1. #1
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    Default How would you deal?

    OK Gang, have a look at this..... a pretty run of the mill Derelict Building fire for us.... The Building was single storey Brick Built with a timber framed corrugated iron covered roof, 30 x 30ft, 100% involved

    Won't tell you what is inside as you wouldn't know but it is part of a run down second hand car lot that had just gone out of business.
    How would you deal with the fire, what risks would you be looking to encounter.

    I will post our response in a while.
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    100% invloved would be an exterior, defensive attack. 2 1/2" lines and get the stick ready.
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    IMO this is a good time to operate your deck gun through the window. The building is a complete loss because of the amount of involvement. Big fire means big water. Portable guns can be utilized for areas that a deck mounted unit can't reach. I be careful with positioning to close. This building could have anything stored in it. Propane tanks, paint, cars..... and the list goes on.

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    Definitely go defensive on this one. The structure looks like it was already kinda iffy before the fire, and if it is a known fact that the building is derelict and out of business, there's absolutely no benefit vs. risk. Let this one burn and chalk it up to urban renewal.

    Steve, by your comments I get a sneaking suspicion there's more to this scene than meets the eye.....some kind of surprise in that building?
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    Defensive all the way. I wouldn't do much except for protecting exposures. Maybe use the arial to keep embers down but I would leave that unmanned except for a Pump Operator. 2 1/2" lines or monitors through the windows if possible, but I wouldn't risk getting too close.

    If it used to be a car lot it may have crap like paint and primers in there. Did you have pre-plans?
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    Question More Information Needed

    Steve:

    I need a 360 view to make a better decision. What are the exposures? Is there any life hazard? How is the water supply? Any reports from bystanders about people in the building? Previous history at the location (i.e. previous fire).

    From the information provided this fire would be a defensive operation. There is no need to place our personnel in harms way for an abandoned building. Remember EVERYONE GOES HOME.

    Oh yea...the guy in picture 1 needs to don his breathing apparatus. With his proximity to the building and the chance of collapse of the exterior wall all protective equipment needs to be in place.






    Now throw us the curve ball that we are expecting on this scenario
    Last edited by BFDLT32; 09-30-2005 at 12:38 PM.
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    A defensive attack with deck guns and portable monitors. Establist a collapse zone, as the roof is likely to come down and the walls could collapse outward.

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    A deck gun would be a good idea but we probably would do just what you guys are doing - open up the building a little and hit it with a 2" or 2 1/2" from the street. Oh, and we would check that exposure behind the fire building, looks pretty close!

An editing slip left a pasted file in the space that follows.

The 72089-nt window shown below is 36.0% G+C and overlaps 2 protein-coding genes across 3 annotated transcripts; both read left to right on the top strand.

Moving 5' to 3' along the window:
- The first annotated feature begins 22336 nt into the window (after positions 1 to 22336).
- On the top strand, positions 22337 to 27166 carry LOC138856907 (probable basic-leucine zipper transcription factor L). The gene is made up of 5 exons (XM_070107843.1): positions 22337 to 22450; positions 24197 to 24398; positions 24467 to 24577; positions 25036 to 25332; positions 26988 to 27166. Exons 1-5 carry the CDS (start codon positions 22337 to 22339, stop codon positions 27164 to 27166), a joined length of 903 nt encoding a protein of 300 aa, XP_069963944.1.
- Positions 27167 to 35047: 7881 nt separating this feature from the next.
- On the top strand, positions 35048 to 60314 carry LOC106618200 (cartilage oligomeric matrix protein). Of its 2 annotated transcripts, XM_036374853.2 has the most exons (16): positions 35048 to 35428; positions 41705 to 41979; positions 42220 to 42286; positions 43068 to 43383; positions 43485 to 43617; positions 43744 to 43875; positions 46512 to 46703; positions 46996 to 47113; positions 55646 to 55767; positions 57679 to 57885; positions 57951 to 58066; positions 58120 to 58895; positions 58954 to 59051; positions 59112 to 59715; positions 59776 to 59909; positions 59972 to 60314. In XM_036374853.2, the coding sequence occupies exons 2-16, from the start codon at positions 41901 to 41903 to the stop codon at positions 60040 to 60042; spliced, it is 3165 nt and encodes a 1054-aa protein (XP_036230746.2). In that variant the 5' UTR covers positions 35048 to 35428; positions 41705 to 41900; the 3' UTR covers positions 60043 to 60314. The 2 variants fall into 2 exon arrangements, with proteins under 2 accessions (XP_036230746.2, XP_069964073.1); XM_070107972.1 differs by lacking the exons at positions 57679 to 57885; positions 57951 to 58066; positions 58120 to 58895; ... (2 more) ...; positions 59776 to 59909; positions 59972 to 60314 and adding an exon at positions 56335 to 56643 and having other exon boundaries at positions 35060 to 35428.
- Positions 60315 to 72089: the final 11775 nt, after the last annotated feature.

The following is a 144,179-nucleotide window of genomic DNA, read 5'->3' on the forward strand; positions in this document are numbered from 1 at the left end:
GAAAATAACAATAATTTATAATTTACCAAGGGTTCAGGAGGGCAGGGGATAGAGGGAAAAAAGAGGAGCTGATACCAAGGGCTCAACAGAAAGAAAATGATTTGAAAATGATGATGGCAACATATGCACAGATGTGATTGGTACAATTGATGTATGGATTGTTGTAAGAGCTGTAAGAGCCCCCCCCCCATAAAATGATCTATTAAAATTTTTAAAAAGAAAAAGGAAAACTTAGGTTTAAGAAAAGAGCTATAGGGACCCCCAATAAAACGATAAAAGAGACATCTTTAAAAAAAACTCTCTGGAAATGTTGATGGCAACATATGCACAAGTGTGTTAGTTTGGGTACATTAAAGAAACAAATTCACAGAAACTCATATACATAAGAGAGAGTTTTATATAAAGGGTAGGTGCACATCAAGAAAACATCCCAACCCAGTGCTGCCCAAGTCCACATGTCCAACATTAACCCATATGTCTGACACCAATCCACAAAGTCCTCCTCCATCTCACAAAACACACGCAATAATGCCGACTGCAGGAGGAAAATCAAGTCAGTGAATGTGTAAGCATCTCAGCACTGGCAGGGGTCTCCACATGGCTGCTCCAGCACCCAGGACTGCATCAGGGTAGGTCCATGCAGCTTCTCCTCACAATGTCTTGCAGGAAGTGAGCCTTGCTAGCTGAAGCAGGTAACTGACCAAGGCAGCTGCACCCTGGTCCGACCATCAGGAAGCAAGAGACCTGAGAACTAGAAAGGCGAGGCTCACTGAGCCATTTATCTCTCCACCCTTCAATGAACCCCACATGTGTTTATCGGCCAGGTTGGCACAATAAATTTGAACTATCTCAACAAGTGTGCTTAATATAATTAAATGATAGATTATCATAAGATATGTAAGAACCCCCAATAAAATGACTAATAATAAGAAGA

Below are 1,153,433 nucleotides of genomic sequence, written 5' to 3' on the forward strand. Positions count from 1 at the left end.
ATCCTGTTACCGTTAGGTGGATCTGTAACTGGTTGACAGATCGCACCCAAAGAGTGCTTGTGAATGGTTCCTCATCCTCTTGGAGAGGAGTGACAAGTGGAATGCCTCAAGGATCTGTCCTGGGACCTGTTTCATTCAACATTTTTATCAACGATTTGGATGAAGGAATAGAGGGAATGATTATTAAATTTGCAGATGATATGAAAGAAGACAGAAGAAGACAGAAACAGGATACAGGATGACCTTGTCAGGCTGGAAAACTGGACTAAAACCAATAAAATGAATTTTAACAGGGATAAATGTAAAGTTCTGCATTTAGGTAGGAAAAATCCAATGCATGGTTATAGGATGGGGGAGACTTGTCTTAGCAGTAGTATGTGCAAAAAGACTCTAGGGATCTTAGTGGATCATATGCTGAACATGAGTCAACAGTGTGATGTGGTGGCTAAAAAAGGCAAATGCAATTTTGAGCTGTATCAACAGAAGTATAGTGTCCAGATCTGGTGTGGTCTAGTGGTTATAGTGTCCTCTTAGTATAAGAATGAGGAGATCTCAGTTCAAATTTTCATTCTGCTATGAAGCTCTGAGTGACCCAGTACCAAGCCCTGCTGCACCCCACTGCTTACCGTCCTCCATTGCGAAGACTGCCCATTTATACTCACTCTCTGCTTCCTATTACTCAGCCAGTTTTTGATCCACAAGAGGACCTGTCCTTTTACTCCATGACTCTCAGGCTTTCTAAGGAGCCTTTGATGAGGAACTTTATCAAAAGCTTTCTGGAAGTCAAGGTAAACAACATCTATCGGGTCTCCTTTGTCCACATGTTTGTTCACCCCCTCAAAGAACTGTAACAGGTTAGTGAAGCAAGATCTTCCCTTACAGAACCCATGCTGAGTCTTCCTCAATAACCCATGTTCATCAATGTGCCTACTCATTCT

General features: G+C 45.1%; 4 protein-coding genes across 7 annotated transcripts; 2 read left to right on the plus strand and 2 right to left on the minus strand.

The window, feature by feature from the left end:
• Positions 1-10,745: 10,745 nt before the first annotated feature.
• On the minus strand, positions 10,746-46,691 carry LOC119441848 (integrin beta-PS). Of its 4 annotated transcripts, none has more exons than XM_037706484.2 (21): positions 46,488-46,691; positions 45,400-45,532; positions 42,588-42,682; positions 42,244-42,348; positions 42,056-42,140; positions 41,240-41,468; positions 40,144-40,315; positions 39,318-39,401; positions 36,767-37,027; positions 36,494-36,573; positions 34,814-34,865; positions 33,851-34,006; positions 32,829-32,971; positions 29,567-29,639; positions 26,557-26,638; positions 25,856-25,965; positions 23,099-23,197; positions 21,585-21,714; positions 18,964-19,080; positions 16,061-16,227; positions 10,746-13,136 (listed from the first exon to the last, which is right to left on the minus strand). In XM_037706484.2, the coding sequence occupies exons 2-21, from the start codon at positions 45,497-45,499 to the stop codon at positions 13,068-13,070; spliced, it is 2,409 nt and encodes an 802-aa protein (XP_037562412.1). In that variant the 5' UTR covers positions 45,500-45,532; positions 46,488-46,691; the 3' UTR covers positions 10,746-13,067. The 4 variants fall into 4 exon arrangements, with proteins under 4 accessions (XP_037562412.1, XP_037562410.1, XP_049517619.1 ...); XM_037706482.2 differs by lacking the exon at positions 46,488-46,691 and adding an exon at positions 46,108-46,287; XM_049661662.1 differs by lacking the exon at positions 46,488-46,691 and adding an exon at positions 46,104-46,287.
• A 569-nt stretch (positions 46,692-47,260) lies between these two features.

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    Hmm....let me think......this comes to mind....

    "Hey...someone get me a nozzle, we f'n melted this one".....

    But honestly.....given my companies rep....we would try a push....stupid to you all as it sounds (I think some can understand).....we would still try a push.....just speaking honestly.....

    To maybe explain why.....well....because my brother is going to do it......

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    Well,
    like I said, it was a nothing job, a regular derelict Building fire that is a frequent occurence for us. Yes, it was a no hoper, no internal attack as it was falling down around us (It is actually the same Building that caught fire 18 years ago that was my first fire on my first day out of Training )

    The exposure to the rear was a Brick Built House, it was checked from outside and within using a Thermal Image Camera. The job was hit using a couple of two and a half lines and was quickly put out.

    The thing I was looking for was partialy identified.... the risk of Cylinders...particularly Oxy-Acetylene cutting gear. Cylinders, once cooled will regain their tensile strength and be unlikely to explode. Acetylene, because it is disolved in a honeycombe inside the cylinder can continue to self heat and ultimately fail catastrophically.

    We have changed the way we deal with acetylene since a Ff in the UK was killed several hours after the fire when an Acetylene Cylinder failed. Our policy, on advice from the manufacturers is to leave in situ and cool for 24 hours with a 200 meter exclusion zone.

    Fine if you are in the middle of a field in the country...not so good in the inner city in back street car repair shops where most Oxy-Acetylene cutting gear is located. It is causing real problems operationally, with Officers having to compromise on Brigade procedures to stop 100's of people being evacuated for 24 hours while the Principal Officers threaten discipline for going against CFAO (Chief Fire Officers Assc) rules.

    This fire was typical of a job where Acetylene may be found, fortunately there was none and we were able to knock it out quickly with no further fuss.